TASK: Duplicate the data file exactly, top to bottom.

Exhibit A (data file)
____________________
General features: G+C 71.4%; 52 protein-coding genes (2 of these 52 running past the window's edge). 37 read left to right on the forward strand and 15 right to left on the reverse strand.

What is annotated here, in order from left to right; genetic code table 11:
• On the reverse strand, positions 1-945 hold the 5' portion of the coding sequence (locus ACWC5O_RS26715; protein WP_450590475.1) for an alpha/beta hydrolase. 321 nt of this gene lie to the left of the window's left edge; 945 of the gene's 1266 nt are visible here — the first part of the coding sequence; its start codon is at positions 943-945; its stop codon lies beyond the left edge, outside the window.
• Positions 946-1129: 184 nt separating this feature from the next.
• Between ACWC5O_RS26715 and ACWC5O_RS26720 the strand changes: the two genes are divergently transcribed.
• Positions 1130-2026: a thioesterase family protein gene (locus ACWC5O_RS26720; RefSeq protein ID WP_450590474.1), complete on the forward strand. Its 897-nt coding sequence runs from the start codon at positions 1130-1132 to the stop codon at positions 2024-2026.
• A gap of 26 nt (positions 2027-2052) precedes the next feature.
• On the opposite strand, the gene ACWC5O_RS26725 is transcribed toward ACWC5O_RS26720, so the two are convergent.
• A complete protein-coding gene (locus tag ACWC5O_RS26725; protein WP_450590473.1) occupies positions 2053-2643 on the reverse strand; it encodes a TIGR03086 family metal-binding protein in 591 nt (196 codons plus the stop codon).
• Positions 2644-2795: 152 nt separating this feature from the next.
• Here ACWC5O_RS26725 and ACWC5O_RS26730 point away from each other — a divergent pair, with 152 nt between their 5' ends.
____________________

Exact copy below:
General features: G+C 71.4%; 52 protein-coding genes (2 of these 52 running past the window's edge). 37 read left to right on the forward strand and 15 right to left on the reverse strand.

What is annotated here, in order from left to right; genetic code table 11:
• On the reverse strand, positions 1-945 hold the 5' portion of the coding sequence (locus ACWC5O_RS26715; protein WP_450590475.1) for an alpha/beta hydrolase. 321 nt of this gene lie to the left of the window's left edge; 945 of the gene's 1266 nt are visible here — the first part of the coding sequence; its start codon is at positions 943-945; its stop codon lies beyond the left edge, outside the window.
• Positions 946-1129: 184 nt separating this feature from the next.
• Between ACWC5O_RS26715 and ACWC5O_RS26720 the strand changes: the two genes are divergently transcribed.
• Positions 1130-2026: a thioesterase family protein gene (locus ACWC5O_RS26720; RefSeq protein ID WP_450590474.1), complete on the forward strand. Its 897-nt coding sequence runs from the start codon at positions 1130-1132 to the stop codon at positions 2024-2026.
• A gap of 26 nt (positions 2027-2052) precedes the next feature.
• On the opposite strand, the gene ACWC5O_RS26725 is transcribed toward ACWC5O_RS26720, so the two are convergent.
• A complete protein-coding gene (locus tag ACWC5O_RS26725; protein WP_450590473.1) occupies positions 2053-2643 on the reverse strand; it encodes a TIGR03086 family metal-binding protein in 591 nt (196 codons plus the stop codon).
• Positions 2644-2795: 152 nt separating this feature from the next.
• Here ACWC5O_RS26725 and ACWC5O_RS26730 point away from each other — a divergent pair, with 152 nt between their 5' ends.